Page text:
Polo’s Rising Stars

By Terry Duffy

Photography by David Lominska and United States Polo Association

Great polo players don’t have to be born into the sport, but the best are certainly raised within it. Team USPA, a mentoring program developed by the United States Polo Association, encourages young players to reach their full potential on and off the field. Formed in 2010, Team USPA provides the rising stars of polo with the skills and guidance needed to be the club managers, trainers, and team sponsors of the future. The following five men have taken full advantage of this program in an effort to become tomorrow’s top players.



Felipe Viana has played polo in Uruguay, Argentina, and the United States. He achieved a career high in 2015, when he was named captain of the USPA World Cup team.

For polo fans, a day at the field is filled with the sound of clacking mallets and pounding hoofbeats. Skilled players and lightning-quick ponies make the game seem effortless. Felipe Viana describes this misperception as “colora di rosa,” for he knows how much work goes into preparing for every seven-minute chukker.

Though born in New York City, Viana was raised in Uruguay, playing club polo there as well as  in Argentina. “There were no sponsors, just families who supplied horses and made it easy to play,” he says. A lifelong rider and athlete, he made the leap to professional play while attending the University of Virginia.

Through Team USPA, Viana was introduced to the White Birch polo team and Argentine legend Mariano Aguerre. “Mariano reads the game like no one else,” Viana says. Both Aguerre and Viana played for White Burch during the 2012 season, when his team dominated the Greenwich and Hamptons polo scenes. The pair continued their streak into Palm Beach, taking the 2013 Joe Barry Cup with the Crab Orchard polo team.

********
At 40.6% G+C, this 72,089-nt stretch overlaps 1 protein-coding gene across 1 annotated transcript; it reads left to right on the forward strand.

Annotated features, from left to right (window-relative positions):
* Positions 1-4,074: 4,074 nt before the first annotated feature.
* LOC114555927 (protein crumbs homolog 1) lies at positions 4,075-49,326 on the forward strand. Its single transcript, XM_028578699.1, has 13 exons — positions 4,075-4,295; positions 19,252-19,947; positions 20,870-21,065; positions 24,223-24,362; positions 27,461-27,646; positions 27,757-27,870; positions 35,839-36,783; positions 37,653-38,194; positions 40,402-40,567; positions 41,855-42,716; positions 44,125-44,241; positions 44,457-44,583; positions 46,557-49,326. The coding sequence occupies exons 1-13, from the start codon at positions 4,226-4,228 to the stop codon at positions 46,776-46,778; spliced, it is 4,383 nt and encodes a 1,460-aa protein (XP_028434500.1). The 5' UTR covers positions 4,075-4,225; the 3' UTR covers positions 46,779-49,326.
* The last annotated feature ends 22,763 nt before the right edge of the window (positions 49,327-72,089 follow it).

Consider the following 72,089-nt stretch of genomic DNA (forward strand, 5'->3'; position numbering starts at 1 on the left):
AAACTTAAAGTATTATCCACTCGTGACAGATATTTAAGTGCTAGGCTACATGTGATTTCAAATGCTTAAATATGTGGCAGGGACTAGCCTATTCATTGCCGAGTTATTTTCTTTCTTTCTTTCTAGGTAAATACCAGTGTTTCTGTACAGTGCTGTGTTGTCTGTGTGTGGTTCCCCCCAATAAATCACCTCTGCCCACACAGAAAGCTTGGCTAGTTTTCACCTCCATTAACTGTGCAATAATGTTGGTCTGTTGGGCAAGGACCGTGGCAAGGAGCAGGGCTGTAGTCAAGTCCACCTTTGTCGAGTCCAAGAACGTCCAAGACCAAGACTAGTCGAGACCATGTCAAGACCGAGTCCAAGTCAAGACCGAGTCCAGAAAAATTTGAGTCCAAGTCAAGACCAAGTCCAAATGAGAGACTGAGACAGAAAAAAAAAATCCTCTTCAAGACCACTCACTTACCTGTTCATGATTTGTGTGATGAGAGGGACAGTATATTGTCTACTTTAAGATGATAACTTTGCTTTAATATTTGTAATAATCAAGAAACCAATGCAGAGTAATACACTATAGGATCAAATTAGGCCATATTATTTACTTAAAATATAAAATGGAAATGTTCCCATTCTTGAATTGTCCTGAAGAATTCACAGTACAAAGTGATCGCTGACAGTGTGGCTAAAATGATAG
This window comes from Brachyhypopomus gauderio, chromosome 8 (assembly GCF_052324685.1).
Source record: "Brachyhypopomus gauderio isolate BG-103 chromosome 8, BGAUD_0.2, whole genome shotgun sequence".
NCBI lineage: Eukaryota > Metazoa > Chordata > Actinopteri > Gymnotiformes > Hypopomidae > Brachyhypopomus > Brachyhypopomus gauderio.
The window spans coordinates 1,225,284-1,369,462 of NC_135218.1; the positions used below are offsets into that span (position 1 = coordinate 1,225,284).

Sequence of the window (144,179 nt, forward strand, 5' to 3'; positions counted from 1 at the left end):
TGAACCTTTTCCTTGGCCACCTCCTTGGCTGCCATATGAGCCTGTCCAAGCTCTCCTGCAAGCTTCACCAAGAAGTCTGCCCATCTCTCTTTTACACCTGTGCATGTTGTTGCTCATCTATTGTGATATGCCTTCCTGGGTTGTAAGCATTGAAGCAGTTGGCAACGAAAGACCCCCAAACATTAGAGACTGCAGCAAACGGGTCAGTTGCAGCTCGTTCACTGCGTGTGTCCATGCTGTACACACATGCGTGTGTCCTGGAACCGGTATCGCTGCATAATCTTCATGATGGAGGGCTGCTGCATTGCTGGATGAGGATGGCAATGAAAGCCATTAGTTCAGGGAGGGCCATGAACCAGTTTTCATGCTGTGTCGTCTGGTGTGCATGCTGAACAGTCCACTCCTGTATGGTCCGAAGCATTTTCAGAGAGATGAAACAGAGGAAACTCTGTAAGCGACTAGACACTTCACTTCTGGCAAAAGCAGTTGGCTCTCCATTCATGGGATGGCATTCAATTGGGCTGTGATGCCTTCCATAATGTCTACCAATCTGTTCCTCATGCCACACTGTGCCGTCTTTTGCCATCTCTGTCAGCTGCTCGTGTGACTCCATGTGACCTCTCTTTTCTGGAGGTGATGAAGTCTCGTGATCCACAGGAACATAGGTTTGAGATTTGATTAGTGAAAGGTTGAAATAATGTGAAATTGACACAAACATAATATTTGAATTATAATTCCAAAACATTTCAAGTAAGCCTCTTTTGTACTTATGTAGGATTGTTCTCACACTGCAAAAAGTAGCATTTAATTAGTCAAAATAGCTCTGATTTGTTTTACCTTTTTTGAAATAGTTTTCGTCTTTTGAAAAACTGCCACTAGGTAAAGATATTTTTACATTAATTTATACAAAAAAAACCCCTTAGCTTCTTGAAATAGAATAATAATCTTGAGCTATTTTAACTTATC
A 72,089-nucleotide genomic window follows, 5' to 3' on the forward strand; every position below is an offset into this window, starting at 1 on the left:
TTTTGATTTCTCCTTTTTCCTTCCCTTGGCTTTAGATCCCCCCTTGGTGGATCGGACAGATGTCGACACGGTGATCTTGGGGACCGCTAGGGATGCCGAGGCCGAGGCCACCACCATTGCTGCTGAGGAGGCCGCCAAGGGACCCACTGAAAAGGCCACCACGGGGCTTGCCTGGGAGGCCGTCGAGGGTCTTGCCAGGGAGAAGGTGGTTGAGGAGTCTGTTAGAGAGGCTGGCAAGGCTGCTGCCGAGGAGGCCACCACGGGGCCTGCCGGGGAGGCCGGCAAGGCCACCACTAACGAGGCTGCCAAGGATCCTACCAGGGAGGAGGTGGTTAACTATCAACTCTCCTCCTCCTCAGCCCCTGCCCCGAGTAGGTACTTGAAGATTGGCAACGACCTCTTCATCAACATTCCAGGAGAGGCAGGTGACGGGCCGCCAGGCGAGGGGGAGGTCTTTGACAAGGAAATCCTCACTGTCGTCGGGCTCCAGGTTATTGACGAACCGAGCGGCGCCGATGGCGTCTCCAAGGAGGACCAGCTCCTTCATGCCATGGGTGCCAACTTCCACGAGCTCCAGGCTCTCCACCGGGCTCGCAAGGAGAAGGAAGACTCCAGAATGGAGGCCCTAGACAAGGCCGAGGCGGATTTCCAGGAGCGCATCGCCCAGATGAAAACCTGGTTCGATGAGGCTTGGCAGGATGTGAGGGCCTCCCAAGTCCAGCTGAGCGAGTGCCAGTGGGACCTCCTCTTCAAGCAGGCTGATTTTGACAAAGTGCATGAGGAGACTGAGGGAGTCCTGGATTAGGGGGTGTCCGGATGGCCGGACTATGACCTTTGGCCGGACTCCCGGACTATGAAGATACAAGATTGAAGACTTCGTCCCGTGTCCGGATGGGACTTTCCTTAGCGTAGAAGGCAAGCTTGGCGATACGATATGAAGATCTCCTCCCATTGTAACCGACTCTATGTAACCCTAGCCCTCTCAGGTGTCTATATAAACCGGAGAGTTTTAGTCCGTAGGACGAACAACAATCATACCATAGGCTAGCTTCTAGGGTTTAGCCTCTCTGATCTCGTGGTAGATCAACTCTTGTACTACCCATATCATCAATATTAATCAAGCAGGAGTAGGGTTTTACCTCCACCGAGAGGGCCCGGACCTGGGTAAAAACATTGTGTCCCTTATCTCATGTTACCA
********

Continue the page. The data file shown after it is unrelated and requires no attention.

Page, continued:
Most recently, Viana played with polo superstar Adolfo Cambiaso on Bob Jornayvaz’s Valiente team in Palm Beach. “A 10-goaler inside and outside the boards, Cambiaso is the most giving teammate,” Viana says. “He makes you play 1 or 2 goals higher.”

Viana, who is in the running to be on the 2017 World Cup team, credits USPA for providing young players with the structure and connections needed to succeed in the world of polo. “Polo is a huge commitment that requires sacrifices,” says Viana. With a win at the World Cup, his years of personal commitment could certainly pay off.



The connections Team USPA players develop can make a big difference to their future success. Costi Caset credits his friend Geronimo Obregon for sparking his interest in the Team USPA program. “They help get your name out there so the teams recognize that you are ready to play,” says Caset.

The rising 4-goaler is clearly “ready to play” and made that known when he nabbed the Most Valuable Player award at the finals of the 2016 Gulfstream Pacific Coast Open. Caset delivered a stand-out performance with the Restoration Hardware team, playing alongside Jason Crowder (6), Santi von Wernich (6), and patron Ben Solemani. “Costi is a fierce competitor who always puts the team first,” says Crowder.